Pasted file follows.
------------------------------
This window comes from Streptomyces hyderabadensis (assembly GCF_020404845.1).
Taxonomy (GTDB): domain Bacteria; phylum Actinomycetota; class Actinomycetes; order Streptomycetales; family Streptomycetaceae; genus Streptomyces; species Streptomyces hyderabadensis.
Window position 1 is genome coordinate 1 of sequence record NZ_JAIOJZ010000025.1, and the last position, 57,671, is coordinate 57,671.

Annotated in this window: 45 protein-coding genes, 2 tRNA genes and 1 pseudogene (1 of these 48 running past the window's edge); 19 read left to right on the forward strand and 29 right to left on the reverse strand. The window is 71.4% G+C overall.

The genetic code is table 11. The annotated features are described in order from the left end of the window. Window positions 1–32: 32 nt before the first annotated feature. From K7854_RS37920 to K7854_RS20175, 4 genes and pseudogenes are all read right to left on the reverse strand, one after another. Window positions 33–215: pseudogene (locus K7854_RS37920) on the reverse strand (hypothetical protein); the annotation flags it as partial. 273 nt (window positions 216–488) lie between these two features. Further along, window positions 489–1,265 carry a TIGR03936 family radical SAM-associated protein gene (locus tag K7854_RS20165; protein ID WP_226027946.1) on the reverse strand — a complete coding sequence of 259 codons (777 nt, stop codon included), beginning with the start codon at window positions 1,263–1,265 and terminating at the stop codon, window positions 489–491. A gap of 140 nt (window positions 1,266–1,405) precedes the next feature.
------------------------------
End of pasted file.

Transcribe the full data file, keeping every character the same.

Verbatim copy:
This window comes from Streptomyces hyderabadensis (assembly GCF_020404845.1).
Taxonomy (GTDB): domain Bacteria; phylum Actinomycetota; class Actinomycetes; order Streptomycetales; family Streptomycetaceae; genus Streptomyces; species Streptomyces hyderabadensis.
Window position 1 is genome coordinate 1 of sequence record NZ_JAIOJZ010000025.1, and the last position, 57,671, is coordinate 57,671.

Annotated in this window: 45 protein-coding genes, 2 tRNA genes and 1 pseudogene (1 of these 48 running past the window's edge); 19 read left to right on the forward strand and 29 right to left on the reverse strand. The window is 71.4% G+C overall.

The genetic code is table 11. The annotated features are described in order from the left end of the window. Window positions 1–32: 32 nt before the first annotated feature. From K7854_RS37920 to K7854_RS20175, 4 genes and pseudogenes are all read right to left on the reverse strand, one after another. Window positions 33–215: pseudogene (locus K7854_RS37920) on the reverse strand (hypothetical protein); the annotation flags it as partial. 273 nt (window positions 216–488) lie between these two features. Further along, window positions 489–1,265 carry a TIGR03936 family radical SAM-associated protein gene (locus tag K7854_RS20165; protein ID WP_226027946.1) on the reverse strand — a complete coding sequence of 259 codons (777 nt, stop codon included), beginning with the start codon at window positions 1,263–1,265 and terminating at the stop codon, window positions 489–491. A gap of 140 nt (window positions 1,266–1,405) precedes the next feature.